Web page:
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June 01, 2007

Saying Good-Bye to Jasper

By: Anne Skaradzinski

He didn’t do super fancy tricks. But he could entertain family and friends un-wrapping presents with his teeth or play with a paper grocery bag like it was the hottest toy on the market. He wasn’t a trained agility dog either, but his agile tongue could lick a plastic peanut butter jar spotless right down to the very bottom, then strut through the house with it in his mouth like he won a blue ribbon in a Skippy® eating contest.

Jasper was our dog. Everybody in our life knew him and 99% of them were smitten with him. He was the dog next door that greeted you at the fence with a furiously happy tail. The dog that could play tug-o-war for hours with his red rubber bone and our niece Samantha gleefully holding onto the other end. “Come on buddy!” she’d always tell him. Jasper was one fine dog; he was family.

I heard Jasper before I saw him. It was the littlest of puppy barks. Barely an audible sound but I begged my husband to go downstairs in the duplex where we then lived to investigate.

He was a 7-week old mixed breed puppy that our landlords agreed to take care of temporarily for a friend until a permanent home was found for him. The first time I laid eyes on his absolutely adorable face I knew he was home. He would be ours.

We could have never imagined the impact that he would have on our lives. He gave us pure joy.

As far as puppies go he was not one to be held or picked up a lot. He was an independent spirit with a whole lot of spunk. It seemed he could play, run, walk, swim and romp for hours on end. We had illusions of putting him in an empty backpack to give him a rest during a long hike or cradle him until he fell asleep, but he would have none of that. He’d rather be getting belly rubs, or be where the action was. We’d laugh when he fought off sleep. He’d be lying down with his head up but his eyes closed. Then his head would slowly droop, then pop back up. When the fight was over he’d exhale a big dramatic sigh and down went his head.

Thunderstorms frightened him and little kids thrilled him. Give him a photo op at a weekend camping trip or a family picnic and he sprouted the cheesiest of grins with a relaxed pink tongue, bright eyes and perfectly perked ears. Never moving or squirming as nieces and nephews tugged on his collar or pushed into his personal space to get as close as possible, ‘Paparazzi Pup’ should have been his middle name.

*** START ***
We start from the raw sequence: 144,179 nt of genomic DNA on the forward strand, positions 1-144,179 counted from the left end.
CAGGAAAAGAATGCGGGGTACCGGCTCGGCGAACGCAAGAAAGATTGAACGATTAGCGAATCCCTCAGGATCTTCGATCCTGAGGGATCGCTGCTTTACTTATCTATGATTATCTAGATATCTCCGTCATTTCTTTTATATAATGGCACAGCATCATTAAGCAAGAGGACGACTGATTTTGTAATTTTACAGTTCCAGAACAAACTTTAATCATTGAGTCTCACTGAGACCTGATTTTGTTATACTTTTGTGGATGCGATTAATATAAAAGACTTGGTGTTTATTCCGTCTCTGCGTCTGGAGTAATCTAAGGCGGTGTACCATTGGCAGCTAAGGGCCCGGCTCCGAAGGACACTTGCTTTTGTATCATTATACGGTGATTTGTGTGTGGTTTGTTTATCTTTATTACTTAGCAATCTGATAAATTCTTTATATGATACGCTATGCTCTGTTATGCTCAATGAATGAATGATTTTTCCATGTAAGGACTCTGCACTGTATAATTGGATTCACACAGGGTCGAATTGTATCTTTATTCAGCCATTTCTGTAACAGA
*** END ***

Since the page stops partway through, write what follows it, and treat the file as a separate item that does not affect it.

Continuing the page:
He was a lover of people and lover of food. “Where there was food there was Jasper,” was what we always said. His nose would be on the edge of cocktail tables, next to the Weber grill, at the pantry door, or resting on your lap during dinner. Most family and friends in the presence of food with him declared these two words to Jasper at least a dozen times each, “No begging!”

Back then I took him to an old school dog obedience trainer. The trainer’s name was simply Frank. He trained hundreds, if not thousands of dogs in his career. Jasper was frequently the dog in class not doing what the rest of the dogs were instructed to do and my frustration started to show. A man of few words, Frank simply told me not to worry. “You have a very smart dog, just give him time,” he said.

And give him time we did. We watched him grow from his fuzzy soft, stick-chewing self to a young lanky dog into a handsome blend of charm, loyalty and charisma.

At the age of 14 his pace actually started to slow. So did his need to chase tennis balls or rabbits out of the yard. His deep brown eyes began to fail him and the nose that faithfully guided him for so many years lost its sense of direction. The sound of our voices calling his name mostly went unheard unless he was right in front of us. At times, he didn’t seem to recognize us.

It was painful to watch his pride be chipped away when he looked to us for help in holding up his back legs to get up the stairs, or on occasion, to carry him down them.

His tail slowed as well. It pretty much stopped. It appeared only to wag involuntarily, not from his soul like it used to. It seemed broken and it was breaking my heart.

His usual confident and happy self moments were being outnumbered by fearful and uncertain ones. Despite our vigilant care and respect for his dignity, the quality of his life declined.

It was an agonizing decision for us to pick a date on the calendar for the “time” to say good-bye to him. What gives us the right to choose when? I prayed and cried that Jasper would forgive us and then somewhere amidst all of the tormented thoughts and sadness we gained the courage we needed…

I held him in my arms and methodically stroked his still pillow-soft head as we drove to his last vet appointment. We believe he knew. We talked to him between sobs and when we arrived at the clinic we were silently and respectfully led into a quiet room.

Before his final breath I cradled Jasper’s face in both my hands as I had done every night for 16 years. I bravely told him I loved him and to go to sleep sweetie. “It’s OK Jasper” we both whispered. “We love you so much and we will miss you.” My heart was pounding. And then his stopped. He very calmly and very peacefully went still. We laid over him and cried.

Good-bye sweet Jasper, good-bye.


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